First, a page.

This was the longest trip I’d ever planned, and the first time I would be travelling with someone so I was a bit nervous and tried to prepare and pack accordingly. I knew I was going to be camping at the EJC, but not after so I arranged to leave my tent with a friend who would also be at the EJC, to save carrying the weight of it for five or so weeks.
Tragedy struck when I lost my bank card two nights before leaving the country. I had to withdraw all the money I had saved for the trip, including emergency cash. I resolved to carry some of it with me, and asked my travelling companion to lodge the rest in their account and we could withdraw and split money as we travelled. I knew I wouldn’t be spending much during the EJC (camping, supermarkets) so thought it was best if my travel companion lodged most of the cash.
We planned to meet in Krakow a few days after the EJC (post-camp-site-tear-down), travel to Rzezsów, Poland; Kiev, Ukraine; Odessa, Ukraine; Chisinau, Moldova; Bucharest, Romania; Beograd, Serbia; and then hoped we would have devised a plan for getting home and getting to Czech Republic.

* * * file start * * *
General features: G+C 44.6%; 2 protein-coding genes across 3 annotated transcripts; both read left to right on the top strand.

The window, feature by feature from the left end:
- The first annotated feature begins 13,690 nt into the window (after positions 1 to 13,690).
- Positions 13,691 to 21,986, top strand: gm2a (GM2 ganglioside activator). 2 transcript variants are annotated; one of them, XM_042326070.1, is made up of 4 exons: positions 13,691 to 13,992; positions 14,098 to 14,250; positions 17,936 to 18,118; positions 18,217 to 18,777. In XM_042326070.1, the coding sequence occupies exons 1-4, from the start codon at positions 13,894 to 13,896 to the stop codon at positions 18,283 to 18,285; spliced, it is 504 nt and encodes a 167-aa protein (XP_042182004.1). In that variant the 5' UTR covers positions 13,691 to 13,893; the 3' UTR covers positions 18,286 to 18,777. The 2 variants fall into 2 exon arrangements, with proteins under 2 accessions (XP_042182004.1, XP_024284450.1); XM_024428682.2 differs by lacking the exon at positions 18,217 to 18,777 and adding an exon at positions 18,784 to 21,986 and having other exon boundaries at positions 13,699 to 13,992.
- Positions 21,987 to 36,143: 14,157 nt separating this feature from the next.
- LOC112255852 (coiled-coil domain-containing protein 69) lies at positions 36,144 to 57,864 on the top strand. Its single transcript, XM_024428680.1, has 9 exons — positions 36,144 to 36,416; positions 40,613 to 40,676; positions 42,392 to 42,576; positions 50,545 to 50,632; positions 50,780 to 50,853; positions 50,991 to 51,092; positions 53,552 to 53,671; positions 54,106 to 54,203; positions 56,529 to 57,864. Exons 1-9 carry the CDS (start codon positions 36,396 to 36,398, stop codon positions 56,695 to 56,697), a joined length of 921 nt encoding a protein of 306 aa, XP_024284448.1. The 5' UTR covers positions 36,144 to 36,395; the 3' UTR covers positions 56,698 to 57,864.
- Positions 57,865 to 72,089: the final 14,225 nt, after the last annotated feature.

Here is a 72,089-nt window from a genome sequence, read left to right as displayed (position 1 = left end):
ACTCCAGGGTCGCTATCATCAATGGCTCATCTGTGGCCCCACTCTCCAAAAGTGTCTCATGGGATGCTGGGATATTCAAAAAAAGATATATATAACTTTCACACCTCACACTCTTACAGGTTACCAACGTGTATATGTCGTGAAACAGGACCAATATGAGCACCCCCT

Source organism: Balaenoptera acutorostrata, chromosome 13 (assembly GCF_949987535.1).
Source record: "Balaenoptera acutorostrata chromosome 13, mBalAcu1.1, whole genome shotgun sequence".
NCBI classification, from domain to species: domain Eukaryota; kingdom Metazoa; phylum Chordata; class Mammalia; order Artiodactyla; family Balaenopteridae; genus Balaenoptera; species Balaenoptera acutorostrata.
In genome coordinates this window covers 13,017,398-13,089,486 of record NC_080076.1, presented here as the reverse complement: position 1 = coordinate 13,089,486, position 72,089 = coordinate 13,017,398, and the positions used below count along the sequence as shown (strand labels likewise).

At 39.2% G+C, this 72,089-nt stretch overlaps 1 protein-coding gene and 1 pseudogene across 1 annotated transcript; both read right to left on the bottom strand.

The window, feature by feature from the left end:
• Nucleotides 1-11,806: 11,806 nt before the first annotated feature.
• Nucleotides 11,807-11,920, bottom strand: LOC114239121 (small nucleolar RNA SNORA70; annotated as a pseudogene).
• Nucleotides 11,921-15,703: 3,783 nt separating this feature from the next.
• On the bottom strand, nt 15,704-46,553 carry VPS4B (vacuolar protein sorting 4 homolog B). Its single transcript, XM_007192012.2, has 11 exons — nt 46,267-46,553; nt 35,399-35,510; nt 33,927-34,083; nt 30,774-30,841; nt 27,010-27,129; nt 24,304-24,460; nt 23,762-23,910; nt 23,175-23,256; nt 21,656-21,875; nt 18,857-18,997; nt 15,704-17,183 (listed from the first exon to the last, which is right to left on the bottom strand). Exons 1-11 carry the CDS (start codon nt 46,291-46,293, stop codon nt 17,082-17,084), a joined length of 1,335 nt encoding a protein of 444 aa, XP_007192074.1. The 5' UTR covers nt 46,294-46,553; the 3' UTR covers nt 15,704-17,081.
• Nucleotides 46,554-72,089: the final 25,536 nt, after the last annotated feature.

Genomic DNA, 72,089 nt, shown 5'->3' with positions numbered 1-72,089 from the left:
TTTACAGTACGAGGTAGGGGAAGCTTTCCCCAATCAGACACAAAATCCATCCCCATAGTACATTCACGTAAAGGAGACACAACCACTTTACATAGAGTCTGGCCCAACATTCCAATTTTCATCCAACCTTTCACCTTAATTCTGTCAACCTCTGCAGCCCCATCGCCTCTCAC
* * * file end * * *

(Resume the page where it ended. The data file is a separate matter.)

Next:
The European Juggling Convention (EJC) is the largest juggling convention in the world. I mention it a lot and decided to explain it a bit. The EJC has been running since 1978, when it was held in Brighton and had only 11 attendees. Last year the 40th EJC was held in Lublin, Poland, and roughly 3000 people attended. Every year it welcomes circus people, not just jugglers, from all over the world. For the last ten years attendance has been between 1200-7200 (usually depending on how central it is).